Project Power’s novum is a speculative street drug called Power, that can either explode you, or give you temporary superpowers that are derived from animals’ abilities. Frank Shaver is a policeman who is a user, who has befriended his young dealer, Robin. Art, an ex-soldier who goes by the name Major, teams up with Shaver and Robin, to work their way through the Power dealer network, to stop distribution and find Major’s daughter Tracy, who plays a key role in the whole thing. On the way they learn that Power was created by a private defense contractor, Teleios, that is using New Orleans like a Tuskegee-like testing ground, and work to bring it down.

The interfaces we see belong to Teleios, and tell a story of surveillance, control, social justice, and cutting-edge genetic engineering. While being cool and reserved, the interfaces are believable and help engage us in its psychotic scheme. It’s a Netflix original, so you can catch the movie there.

Best Narrative

These movies’ interfaces blow us away with wonderful visuals and the richness of their future vision. They engross us in the story world by being spectacular. The nominees for Best Narrative are Love and Monsters, Underwater, and World of Tomorrrow Episode Three: The Absent Destinations of David Prime.

The winner of the Best Narrative award for 2021 is World of Tomorrow Episode Three: The Absent Destinations of David Prime.

World of Tomorrow Episode Three: The Absent Destinations of David Prime

In a far and bleakly dystopian future, David Prime is alone in his spaceship, when he discovers a hidden memory from a future lover named Emily 9, that sets him off on a trek to retrieve memories from his multiple, future, cloned selves. The instructions that he needs to follow are all from a technology 400 years in the future, the size of which require that he offload increasingly more and more important “cognitive apps.” David’s glitchy, intrusive-ad-infested head-mounted viewscreen interface tells of a world where genetic engineering is a schlock product “HOLOGRAMS THAT YELL AT YOU! (HOTT WILD DISCRETE PARTYLOVE),” human minds are little more than extended smartphones, time travel is used mostly for murder, and human experience is wholly mediated. See it on Vimeo.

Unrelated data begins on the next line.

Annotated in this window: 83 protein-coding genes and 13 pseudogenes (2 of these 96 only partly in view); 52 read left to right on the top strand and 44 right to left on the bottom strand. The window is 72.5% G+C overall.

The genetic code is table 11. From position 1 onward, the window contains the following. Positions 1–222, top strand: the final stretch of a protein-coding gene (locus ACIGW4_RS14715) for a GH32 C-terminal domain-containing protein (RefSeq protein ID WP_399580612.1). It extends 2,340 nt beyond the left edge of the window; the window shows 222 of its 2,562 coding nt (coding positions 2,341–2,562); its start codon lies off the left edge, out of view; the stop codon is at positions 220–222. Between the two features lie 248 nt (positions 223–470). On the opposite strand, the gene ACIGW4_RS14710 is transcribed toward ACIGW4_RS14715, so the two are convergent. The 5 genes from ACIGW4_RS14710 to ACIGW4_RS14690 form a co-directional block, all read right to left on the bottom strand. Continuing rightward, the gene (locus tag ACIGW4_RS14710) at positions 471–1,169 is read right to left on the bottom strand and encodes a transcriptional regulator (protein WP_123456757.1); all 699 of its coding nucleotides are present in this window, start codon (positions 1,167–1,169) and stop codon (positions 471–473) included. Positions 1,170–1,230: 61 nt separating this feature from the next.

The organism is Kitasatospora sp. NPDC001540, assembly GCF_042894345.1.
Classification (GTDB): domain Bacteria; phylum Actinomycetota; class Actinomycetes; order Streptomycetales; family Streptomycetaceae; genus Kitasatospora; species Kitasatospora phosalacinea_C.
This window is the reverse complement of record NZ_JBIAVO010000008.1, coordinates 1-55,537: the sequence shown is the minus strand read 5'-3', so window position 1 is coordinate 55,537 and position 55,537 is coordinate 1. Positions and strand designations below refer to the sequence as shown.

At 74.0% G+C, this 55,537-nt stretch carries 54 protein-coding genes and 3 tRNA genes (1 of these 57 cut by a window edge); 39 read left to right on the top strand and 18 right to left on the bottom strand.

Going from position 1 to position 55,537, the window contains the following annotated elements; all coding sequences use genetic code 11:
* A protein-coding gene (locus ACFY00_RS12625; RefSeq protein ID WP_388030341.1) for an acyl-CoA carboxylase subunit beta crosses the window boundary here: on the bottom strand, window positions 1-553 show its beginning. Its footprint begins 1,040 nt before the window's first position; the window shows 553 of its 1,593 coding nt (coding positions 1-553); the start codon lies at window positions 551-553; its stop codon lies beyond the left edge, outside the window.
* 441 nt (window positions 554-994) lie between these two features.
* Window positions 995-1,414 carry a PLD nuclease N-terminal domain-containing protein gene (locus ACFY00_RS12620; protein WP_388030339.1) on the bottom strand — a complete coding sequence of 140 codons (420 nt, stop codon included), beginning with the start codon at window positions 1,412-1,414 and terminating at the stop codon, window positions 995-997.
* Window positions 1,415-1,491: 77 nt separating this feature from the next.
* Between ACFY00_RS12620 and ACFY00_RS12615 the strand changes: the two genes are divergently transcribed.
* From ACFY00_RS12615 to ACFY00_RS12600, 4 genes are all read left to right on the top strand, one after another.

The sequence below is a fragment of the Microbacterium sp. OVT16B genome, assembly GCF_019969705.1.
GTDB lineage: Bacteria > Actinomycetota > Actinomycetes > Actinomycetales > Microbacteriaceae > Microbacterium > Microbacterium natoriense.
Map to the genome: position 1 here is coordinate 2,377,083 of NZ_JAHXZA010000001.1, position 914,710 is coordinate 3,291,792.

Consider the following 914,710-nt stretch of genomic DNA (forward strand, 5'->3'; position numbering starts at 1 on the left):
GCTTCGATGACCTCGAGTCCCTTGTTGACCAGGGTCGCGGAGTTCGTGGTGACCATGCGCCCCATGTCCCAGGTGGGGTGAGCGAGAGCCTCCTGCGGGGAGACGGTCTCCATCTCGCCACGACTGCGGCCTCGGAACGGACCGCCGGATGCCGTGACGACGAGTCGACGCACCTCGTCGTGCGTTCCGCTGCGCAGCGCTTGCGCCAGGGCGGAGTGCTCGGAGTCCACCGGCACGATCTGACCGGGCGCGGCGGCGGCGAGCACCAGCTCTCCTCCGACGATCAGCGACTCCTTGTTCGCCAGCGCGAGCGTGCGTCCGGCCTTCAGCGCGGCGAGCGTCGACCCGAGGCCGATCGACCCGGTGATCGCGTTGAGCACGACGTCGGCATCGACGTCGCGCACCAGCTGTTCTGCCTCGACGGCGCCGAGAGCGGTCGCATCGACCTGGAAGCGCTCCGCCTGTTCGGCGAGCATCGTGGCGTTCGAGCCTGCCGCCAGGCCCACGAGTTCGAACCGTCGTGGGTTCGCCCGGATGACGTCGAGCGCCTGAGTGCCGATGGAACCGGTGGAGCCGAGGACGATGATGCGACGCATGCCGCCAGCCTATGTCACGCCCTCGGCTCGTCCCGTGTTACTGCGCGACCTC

Audience Choice

All of the movies nominated for other awards were presented for an Audience Choice award. Across social media, the readership was invited to vote for their favorite, and the results tallied. The winner of the Audience Choice award for 2021 is LX 2048.

LX 2048

Adam Bird is dealing with a broken family, a wrecked world, a failing career, and on top of it all, a diagnosis of heart failure. To get a new heart that can be transplanted from a clone, he must approach his estranged wife Reena and ask her to request her Insurance Spouse ahead of his death. She agrees to it but bitterly arranges a virtual assassination for Adam before getting accidentally killed herself. When his clone shows up at his door he must face off against a better version of himself. It’s a dense thriller that goes to ask: What if your dream lover prefers a dream version of you? What if humanity was only a chrysalis?

The interfaces are simple and often subtle, but tell of a high-tech world trapped by virtual escapism, the complications of technological personhood, and the threat that our creations will obviate us. You can watch LX 2048 on many streaming services.

Best Interfaces

The movies nominated for Best Interfaces manage the extraordinary challenge of being believable and helping to paint a picture of the world of the story. They advance the state of the art in telling stories with speculative technology. The nominees for Best Narrative are ArchiveLX 2048, and The Midnight Sky.

The winner of the Best Interfaces award for 2021 is Archive.


George is an engineer reactivating a remote, mothballed industrial facility for a corporation called ARM. George is using the facility’s assets to work on general artificial intelligence and a robot housing that would be indistinguishable from human. He is camping on a technology called Archive, which offers its clients interactions with a virtual simulation of deceased persons for up to 200 hours, while the archive lasts. But he’s hiding both how far he’s gotten with his work, and that he’s not building just any human, but specifically that of Jules, his deceased wife. He and his 3 prototypes must try to reactive the facility, keep the corporation in the dark, keep a tech gang called the Otaku at bay, and deal with the dark interpersonal strife of the prototypes—with the resources and time he has left.

The interfaces are striking in their high-contrast palette, tight grid, and bold typography. The interface style extends throughout the costumes, the sets, and props. The interfaces tell of a setting that is lonely, corporatist, and isolated, and hides a dark secret at the center of it all. You can see Archive on several streaming services.

Congratulations to all the candidates and the winners. That you for helping advance the art and craft of speculative interfaces in cinema.